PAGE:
The environmental hazards posed by growing volumes of electronic waste can be mitigated by revising manufacturing methods, according to VTT Technical Research Centre of Finland.
Relevant research conducted at Lappeenranta-Lahti University indicates that the life cycle environmental impacts of some electronic products could be reduced by 86% when additive printing methods are used to create flexible electronic components.
“Traditionally, metal electronics parts are etched out of copper sheets in a process called PCB etching. The process removes unwanted copper from a printed circuit board, so only the required circuit remains while the rest of the sheet isn’t used,” said Liisa Hakola, senior scientist and senior project manager at VTT.
“We found that flexible metal electronics parts can instead be printed onto bio-based substrates, like paper or bio-plastic. The process requires less energy and avoids the use of harmful chemicals while drastically reducing material waste and increasing the use of renewable materials. This change in the manufacturing process is the single largest factor in potentially reducing the climate impact of flexible electronics.”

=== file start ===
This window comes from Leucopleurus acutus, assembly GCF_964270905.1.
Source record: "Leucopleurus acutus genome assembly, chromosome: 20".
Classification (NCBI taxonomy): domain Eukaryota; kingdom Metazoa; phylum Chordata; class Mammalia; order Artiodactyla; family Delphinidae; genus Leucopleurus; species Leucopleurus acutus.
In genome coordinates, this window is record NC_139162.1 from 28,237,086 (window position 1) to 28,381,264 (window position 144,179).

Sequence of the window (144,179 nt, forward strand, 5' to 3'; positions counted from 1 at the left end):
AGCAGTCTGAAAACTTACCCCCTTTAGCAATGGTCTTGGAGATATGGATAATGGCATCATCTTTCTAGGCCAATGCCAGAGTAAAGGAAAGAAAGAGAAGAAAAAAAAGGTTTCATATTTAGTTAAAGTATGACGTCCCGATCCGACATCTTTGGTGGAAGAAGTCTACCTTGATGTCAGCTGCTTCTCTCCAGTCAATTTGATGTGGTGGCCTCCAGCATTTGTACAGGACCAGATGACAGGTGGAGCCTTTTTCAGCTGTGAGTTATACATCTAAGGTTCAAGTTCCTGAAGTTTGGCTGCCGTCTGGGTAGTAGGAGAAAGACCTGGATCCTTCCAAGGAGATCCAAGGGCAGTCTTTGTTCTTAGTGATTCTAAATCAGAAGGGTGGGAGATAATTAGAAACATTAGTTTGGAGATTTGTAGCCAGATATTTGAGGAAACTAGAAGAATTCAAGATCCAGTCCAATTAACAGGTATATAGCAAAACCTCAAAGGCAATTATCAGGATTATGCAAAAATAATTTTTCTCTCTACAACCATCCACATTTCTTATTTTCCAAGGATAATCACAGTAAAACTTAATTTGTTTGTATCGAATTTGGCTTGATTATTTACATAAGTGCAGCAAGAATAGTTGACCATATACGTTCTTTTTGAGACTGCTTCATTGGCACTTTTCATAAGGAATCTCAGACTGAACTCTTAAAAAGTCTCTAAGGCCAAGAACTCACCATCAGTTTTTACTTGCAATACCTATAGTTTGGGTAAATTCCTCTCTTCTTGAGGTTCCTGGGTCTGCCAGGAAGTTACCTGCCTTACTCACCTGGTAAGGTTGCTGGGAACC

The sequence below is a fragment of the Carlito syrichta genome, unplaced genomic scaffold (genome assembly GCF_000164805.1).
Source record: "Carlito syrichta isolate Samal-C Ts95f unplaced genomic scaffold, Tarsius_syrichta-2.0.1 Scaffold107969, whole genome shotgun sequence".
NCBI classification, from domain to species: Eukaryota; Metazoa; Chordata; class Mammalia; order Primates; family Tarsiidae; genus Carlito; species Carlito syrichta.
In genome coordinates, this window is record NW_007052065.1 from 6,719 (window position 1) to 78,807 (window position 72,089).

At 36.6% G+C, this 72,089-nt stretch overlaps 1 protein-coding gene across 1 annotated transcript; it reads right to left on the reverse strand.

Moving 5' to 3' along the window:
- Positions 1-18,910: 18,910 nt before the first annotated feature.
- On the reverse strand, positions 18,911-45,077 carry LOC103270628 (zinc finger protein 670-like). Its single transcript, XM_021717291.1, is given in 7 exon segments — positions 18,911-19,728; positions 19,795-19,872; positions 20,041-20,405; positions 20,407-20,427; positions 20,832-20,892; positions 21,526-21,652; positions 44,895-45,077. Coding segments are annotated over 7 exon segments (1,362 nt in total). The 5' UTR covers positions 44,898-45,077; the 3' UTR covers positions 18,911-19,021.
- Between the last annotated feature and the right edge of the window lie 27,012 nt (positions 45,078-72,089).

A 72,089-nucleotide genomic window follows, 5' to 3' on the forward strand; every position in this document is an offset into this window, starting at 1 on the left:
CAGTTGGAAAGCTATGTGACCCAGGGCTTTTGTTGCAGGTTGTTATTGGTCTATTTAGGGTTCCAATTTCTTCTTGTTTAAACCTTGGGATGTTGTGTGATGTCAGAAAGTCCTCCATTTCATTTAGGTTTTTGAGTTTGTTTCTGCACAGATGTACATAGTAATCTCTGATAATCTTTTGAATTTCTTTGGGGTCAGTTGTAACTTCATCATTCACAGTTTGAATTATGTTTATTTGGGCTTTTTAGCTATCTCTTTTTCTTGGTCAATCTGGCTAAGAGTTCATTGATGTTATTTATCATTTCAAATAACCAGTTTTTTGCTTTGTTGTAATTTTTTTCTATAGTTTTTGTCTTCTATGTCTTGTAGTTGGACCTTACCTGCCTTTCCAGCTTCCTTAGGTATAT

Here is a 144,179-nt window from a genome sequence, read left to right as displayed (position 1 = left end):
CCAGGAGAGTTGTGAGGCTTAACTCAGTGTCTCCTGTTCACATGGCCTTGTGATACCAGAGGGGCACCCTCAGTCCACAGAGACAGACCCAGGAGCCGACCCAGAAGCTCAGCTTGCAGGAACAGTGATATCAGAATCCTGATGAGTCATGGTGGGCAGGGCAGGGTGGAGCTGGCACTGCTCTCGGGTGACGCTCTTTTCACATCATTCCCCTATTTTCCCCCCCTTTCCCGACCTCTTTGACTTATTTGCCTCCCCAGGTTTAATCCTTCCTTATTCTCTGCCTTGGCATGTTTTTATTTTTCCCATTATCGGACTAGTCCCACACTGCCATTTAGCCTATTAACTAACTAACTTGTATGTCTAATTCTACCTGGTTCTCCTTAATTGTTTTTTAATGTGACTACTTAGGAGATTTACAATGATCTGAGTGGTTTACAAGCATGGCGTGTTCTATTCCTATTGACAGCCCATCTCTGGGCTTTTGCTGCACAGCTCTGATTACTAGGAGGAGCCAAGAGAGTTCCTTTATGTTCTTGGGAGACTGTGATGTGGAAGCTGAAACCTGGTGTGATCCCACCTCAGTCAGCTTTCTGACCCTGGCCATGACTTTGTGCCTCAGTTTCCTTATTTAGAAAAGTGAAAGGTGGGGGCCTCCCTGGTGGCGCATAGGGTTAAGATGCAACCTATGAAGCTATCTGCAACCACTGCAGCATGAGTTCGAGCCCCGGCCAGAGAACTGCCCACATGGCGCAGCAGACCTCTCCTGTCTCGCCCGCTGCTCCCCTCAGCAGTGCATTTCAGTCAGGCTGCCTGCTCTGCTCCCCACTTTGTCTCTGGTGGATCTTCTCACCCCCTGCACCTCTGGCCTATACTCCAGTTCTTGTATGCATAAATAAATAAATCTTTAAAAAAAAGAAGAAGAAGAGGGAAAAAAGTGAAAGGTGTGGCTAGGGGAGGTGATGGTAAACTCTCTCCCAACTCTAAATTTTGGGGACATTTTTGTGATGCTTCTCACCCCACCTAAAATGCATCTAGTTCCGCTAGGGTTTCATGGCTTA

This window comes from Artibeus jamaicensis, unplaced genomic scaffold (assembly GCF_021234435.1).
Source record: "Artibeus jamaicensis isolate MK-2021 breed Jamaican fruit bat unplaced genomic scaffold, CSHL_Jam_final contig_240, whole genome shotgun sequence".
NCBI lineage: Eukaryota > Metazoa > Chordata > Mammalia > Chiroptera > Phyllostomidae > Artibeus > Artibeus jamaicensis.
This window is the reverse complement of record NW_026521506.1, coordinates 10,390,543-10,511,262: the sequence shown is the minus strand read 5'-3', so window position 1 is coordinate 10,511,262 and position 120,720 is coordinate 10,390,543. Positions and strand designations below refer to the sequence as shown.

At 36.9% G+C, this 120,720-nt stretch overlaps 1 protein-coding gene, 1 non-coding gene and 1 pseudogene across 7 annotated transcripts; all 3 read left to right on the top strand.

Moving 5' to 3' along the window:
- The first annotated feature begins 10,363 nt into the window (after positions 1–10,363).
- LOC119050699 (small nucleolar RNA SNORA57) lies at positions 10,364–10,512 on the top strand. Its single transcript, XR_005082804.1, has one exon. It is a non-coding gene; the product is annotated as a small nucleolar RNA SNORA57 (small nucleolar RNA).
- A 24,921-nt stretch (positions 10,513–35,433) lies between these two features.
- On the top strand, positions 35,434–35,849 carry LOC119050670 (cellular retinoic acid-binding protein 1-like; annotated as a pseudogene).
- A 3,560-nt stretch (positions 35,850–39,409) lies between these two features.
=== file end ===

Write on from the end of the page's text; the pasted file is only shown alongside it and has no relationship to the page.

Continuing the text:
The project demonstrated that silver can be replaced with more abundant and less valuable alternatives, such as copper or carbon-based materials. This provides a further reduction to the environmental footprint of flexible electronics. In addition, end-of-life management and longevity of product usability are also identified as key factors in creating more sustainable electronics.